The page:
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Access to medicines via competition not protectionism and price regulation

OPLAS, Bienvenido Nonoy
February 2010

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This paper is based on a presentation given in the Philippines on the right to health. Several topics were tackled there, from drug prices and price control, to drug availability, patent for new medicines, health insurance, among others. The focus was on the philosophy of 'health as a right' juxtaposed with 'health as personal responsibility'. The paper concludes that rather than favouring one group of pharma companies and demonising another, public policy should focus on expanding the people’s options in choosing the right mixture of medicines and healthcare that are appropriate for them given their existing resources and health needs

Intellectual property rights and access to ARV medicines : civil society resistance in the global south|Brazil, Colombia, China, India, Thailand

REIS, Renata
TERTO, Veriano Jr
PIMENTA, Maria Cristina Pimenta

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This book looks at "...the recent history and the many struggles related to advocacy for access to [antiretroviral] medicines of engaged civil society. Through the experiences of five middle-income countries - Brazil, China, Colombia, India, and Thailand." It presents "...the perspective of local civil society organisations about the national impact of intellectual property protection and access to medications. "These five countries were chosen due to their accumulated experience in this field, their capacity to produce generic medication, their activist efforts, and the exchange of ideas and information that already exists between them"

Life-saving HIV treatment : three problems, one solution


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This animation gives a clear explanation of the benefits of creating a patent pool for HIV medicines. Such a pool would enable drug licence holders to receive a fee while also enabling patents to be accessed by researchers, working on the development of new medicines, and generic manufacturers, which could potentially make newer medicines more affordable to people living in developing countries

Knowledge for action on equity in health in Uganda


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This is the report of a national meeting to promote policies for equity in health. It brought together government, academic and civil society institutions to explore, understand and propose options for reducing inequalities in health in Uganda

Genocide by denial : how profiteering from HIV/AIDS killed millions


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This open access book charts the spread of AIDS and its impact on people in villages in Uganda, sub-Saharan Africa and the rest of the world and the unnecessary numbers of deaths, particularly among poor people that it has caused. It also looks at the campaign to gain universal access to anti-retroviral therapy and the limited level of response from the rich world. The author challenges pharmaceutical companies to develop more ethical and humanitarian ways to trade, involving crucial life-saving drugs, and calls for a new world order to ensure entitlement of the poor to rapid humanitarian relief

Civil society report on intellectual property, innovation and health

et al

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This report explores issues of intellectual property rights and low rates of access to medicines in low-income countries. It tries to address the dilemma of encouraging the development of new drugs without patents becoming a hindrance to access. The report finds that while a reasonable system of protection of intellectual property rights can actually support innovation, access to essential drugs is often restricted by government tariffs and taxes and unnecessary regulations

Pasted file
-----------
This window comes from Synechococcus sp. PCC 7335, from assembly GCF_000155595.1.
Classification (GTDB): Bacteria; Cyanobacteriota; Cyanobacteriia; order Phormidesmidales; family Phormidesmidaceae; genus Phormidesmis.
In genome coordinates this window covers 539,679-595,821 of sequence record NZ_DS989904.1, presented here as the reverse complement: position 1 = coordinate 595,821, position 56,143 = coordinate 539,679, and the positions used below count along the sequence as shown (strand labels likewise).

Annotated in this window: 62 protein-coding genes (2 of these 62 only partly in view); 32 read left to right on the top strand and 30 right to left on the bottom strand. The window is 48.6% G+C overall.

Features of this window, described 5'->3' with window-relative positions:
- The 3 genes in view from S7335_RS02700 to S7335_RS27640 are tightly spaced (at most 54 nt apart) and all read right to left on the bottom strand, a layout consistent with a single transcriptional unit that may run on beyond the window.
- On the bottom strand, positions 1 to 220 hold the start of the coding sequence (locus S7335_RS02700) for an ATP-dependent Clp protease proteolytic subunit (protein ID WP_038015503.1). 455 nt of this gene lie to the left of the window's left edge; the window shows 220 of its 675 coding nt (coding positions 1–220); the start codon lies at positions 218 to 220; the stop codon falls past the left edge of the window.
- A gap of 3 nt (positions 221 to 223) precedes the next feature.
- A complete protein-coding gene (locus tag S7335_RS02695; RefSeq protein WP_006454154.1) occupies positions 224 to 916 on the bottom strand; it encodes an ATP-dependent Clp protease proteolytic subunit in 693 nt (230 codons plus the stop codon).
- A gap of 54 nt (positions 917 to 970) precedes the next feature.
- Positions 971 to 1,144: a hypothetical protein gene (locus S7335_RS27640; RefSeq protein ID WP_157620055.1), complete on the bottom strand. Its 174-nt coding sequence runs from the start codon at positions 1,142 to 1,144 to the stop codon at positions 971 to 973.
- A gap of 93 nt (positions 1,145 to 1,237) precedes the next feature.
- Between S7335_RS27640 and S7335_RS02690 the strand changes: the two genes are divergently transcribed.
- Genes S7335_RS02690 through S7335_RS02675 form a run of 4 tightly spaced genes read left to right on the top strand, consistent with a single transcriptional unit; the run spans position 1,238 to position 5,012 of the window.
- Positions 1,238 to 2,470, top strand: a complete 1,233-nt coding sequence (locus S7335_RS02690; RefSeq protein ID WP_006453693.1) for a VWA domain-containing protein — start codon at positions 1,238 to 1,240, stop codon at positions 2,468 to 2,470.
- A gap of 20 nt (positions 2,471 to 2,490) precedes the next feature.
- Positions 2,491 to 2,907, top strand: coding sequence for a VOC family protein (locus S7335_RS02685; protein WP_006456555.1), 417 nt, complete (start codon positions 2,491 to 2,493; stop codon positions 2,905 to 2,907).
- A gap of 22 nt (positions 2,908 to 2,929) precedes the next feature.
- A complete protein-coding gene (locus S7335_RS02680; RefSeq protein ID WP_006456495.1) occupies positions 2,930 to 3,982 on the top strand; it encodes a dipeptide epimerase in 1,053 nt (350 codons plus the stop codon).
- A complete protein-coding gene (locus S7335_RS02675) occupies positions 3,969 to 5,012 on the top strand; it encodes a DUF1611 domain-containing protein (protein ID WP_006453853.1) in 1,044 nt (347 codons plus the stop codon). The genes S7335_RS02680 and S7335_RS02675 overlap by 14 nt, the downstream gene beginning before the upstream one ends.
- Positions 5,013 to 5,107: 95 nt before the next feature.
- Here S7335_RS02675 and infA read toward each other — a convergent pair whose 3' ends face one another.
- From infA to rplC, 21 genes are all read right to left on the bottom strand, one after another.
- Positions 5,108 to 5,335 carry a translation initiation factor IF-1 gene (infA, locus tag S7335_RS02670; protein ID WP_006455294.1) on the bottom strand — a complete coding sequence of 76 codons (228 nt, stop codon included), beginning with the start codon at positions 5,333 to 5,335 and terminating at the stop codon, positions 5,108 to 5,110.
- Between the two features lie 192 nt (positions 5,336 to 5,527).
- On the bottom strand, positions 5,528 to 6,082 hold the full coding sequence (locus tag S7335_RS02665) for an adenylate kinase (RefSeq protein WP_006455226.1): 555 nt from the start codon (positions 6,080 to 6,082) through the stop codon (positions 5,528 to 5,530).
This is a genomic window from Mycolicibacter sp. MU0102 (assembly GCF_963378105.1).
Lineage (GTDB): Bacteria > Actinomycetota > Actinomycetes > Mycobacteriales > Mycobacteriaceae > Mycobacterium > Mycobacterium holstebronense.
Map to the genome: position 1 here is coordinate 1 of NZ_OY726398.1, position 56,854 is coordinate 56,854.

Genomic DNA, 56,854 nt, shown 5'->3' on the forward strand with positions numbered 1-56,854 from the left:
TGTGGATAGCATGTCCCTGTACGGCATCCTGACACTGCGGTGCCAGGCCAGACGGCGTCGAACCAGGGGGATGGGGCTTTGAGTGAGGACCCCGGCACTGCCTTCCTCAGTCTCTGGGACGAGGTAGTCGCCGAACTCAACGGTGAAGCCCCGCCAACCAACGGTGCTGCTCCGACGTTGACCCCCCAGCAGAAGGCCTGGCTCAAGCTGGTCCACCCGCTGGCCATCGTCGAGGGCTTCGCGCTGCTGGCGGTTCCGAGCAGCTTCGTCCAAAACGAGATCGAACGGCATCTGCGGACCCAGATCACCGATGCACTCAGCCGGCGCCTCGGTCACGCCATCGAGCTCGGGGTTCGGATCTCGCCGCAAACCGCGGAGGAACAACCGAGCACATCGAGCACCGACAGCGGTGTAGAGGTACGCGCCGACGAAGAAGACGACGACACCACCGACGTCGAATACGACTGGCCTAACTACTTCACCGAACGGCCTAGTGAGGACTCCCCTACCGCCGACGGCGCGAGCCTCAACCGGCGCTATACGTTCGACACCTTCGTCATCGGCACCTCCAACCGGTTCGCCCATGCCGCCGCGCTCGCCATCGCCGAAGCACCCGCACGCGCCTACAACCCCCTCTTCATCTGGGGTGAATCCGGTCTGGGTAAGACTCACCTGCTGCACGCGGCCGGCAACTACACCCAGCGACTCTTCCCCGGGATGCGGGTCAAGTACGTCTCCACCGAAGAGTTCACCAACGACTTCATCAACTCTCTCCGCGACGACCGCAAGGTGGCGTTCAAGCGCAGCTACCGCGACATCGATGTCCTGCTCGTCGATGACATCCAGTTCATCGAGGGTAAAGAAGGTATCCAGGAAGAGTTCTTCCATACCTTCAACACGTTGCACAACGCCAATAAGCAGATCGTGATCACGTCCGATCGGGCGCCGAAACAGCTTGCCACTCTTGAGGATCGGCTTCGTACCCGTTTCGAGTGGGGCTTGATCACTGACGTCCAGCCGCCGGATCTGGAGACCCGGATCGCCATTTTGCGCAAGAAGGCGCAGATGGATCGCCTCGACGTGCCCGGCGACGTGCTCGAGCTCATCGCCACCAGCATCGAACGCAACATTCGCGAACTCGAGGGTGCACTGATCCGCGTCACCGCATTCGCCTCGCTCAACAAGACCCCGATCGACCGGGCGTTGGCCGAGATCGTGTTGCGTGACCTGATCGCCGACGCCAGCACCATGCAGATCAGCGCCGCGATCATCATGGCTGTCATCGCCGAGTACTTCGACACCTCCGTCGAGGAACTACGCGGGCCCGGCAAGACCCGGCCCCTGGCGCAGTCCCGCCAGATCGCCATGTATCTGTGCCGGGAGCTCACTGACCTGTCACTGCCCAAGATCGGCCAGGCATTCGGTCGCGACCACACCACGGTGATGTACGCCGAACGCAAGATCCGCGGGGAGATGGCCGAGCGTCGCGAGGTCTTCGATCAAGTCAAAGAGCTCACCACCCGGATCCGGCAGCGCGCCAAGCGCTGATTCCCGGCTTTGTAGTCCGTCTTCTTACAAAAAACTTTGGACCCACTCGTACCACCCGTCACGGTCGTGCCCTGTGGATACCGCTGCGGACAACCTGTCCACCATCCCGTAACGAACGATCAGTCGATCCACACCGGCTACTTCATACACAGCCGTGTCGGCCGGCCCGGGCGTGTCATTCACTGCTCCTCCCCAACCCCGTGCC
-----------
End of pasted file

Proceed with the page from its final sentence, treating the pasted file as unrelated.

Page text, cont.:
Remuneration guidelines for non-voluntary use of a patent on medical technologies


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This document provides guidelines for determining reasonable royalties or adequate remuneration for the manufacture or sale of medicines. The emphasis is on patent systems easy to administer and not overly complex, setting royalty levels that should not prevent access to medicines. The document includes an overview of WTO TRIPS provisions, examples of royalty setting, considerations for developing a policy framework for remuneration and non-voluntary use of patents on medicines, royalty guidelines and an evaluation of the Medical Innovation Prize Fund system of remuneration. This document is primarily aimed at policy makers and national governments

Robbing the poor to pay the rich? How the United States keeps medicines from the world's poorest

BRANT, Jennifer
November 2003

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This paper examines how the government of the United States is contravening its commitment to the World Trade Organisation's Doha Declaration (to prioritize public health over private patent rights and to promote access to medicines) by using technical assistance, bilateral and regional trade agreements, and the threat of trade sanctions to ratchet up patent protection in developing countries. This policy benefits the influential US pharmaceutical industry while pushing medicines further out of the reach of poor people

Drug patents under the spotlight : sharing knowledge about pharmaceutical patents

BOULET, Pascale
GARRISON, Christopher
T'HOEN, Ellen
May 2003

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This report is aimed at a non-expert, non-legal audience, and it aims to offer new approaches to those seeking to overcome patent barriers. It focuses on the issues that World Trade Organisation (WTO) Members can control before a patent has been granted, and discusses how to challenge patents that have been granted, giving examples of the different choices available and the consequences of those choices. This publication has arisen from MSF's need to know which medicines are patented in which countries for its operational work - information which is not publicly available in an understandable form. Includes patent data collected regarding 18 pharmaceuticals in 29 countries, and calls for international organisations to establish a comprehensive, understandable, publicly accessible database of patents and drugs

IPR, innovation, human rights and access to drugs : an annotated bibliography

VIDAL, Jaume